Thursday, April 15:  Firenze II

A second day-trip into Florence today. We walked to the train station, expecting it to be full of commuters’ vehicles. It was the correct call. The walk was short, but there are few sidewalks and narrow shoulders on busy roads. Purchased round-trip tickets from the ticket office and then saw that the train was in the station. Hustled through the underpass and up to the platform, and the engineer watched to make sure we boarded. Once again, we’d caught the early train and would have to transfer in Empoli. I marveled at how what seemed like a bit of an adventure last week had now become so routine. And in a few days’ time the scenery had become so routine that I choose to read rather than look out the window. I’ve taken the drastic step of ripping the pages out of my 1300-page European History book, or I’ll never cart it anywhere, and it’ll never get read. 40 pages or so, with a single staple, makes for a nice portable booklet spanning a few decades of the Middle Ages.

Changed in Empoli, got rolling again and then had that sinking feeling. In the rush to catch the train in Certaldo, and with computer printed tickets, I’d failed to validate them. I hoped with a crowded weekday train we’d not see a conductor. Wrong. I fessed up right away and tried to explain that I’d simply forgotten in the rush to catch the train. He understood, but couldn’t let it go unpunished, “Its a difficult situation. Norrmalllyyyy, it would be 20 euro since your ticket is for four persons. But I’ll just fine you for one person. 5 euro. Next time, once you realize you have forgotten, come find me on the train and I can validate it.” Should’ve thought of that option. Lesson more than amply demonstrated.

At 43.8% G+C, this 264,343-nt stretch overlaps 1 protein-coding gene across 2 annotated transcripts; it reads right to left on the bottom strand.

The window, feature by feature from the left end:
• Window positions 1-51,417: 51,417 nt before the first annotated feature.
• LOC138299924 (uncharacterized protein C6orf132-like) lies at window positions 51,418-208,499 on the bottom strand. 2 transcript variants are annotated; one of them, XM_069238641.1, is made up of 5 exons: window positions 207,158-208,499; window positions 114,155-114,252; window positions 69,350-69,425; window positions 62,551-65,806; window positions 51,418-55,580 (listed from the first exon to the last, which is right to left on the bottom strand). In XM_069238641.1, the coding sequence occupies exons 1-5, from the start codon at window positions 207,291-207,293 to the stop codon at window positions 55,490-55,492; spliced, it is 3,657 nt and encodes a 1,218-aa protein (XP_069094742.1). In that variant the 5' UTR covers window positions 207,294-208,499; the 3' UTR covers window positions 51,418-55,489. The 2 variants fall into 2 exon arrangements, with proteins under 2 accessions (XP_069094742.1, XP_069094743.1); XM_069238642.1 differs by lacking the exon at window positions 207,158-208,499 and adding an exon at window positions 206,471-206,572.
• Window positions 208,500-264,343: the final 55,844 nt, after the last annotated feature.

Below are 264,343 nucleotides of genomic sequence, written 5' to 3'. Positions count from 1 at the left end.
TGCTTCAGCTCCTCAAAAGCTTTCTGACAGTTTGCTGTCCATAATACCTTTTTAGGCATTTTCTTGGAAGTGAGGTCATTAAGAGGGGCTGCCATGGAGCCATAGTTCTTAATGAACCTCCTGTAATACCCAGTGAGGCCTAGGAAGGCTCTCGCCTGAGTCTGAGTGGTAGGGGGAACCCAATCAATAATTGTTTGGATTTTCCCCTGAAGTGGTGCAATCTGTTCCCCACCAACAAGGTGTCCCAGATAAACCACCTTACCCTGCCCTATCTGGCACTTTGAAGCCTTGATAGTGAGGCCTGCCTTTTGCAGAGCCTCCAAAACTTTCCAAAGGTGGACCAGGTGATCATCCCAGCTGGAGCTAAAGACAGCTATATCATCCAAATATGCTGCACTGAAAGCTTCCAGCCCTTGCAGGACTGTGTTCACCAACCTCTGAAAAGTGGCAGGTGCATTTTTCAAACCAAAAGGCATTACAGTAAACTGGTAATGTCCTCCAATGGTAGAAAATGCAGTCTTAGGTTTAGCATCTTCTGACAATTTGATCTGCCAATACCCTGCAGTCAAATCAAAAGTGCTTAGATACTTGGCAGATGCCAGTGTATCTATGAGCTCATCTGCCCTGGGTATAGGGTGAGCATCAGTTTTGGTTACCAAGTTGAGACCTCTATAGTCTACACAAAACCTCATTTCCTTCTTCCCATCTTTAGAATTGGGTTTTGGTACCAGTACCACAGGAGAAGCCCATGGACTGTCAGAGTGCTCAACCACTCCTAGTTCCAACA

We hit the Science Museum first. Loads of old instruments like quadrants, static electricity generators, Galileo’s telescopes, globes, clocks, and microscopes. There were several devices from Renaissance times to demonstrate simple properties of motion, which were perfect for the boys to benefit from. Physical realizations of brachistochrones and tautochrones allowed Rob an opportunity to lecture. The small room dedicated to medicine had about thirty graphic models explaining childbirth, including about every dangerous aberration that could occur. Not recommended for pregnant women.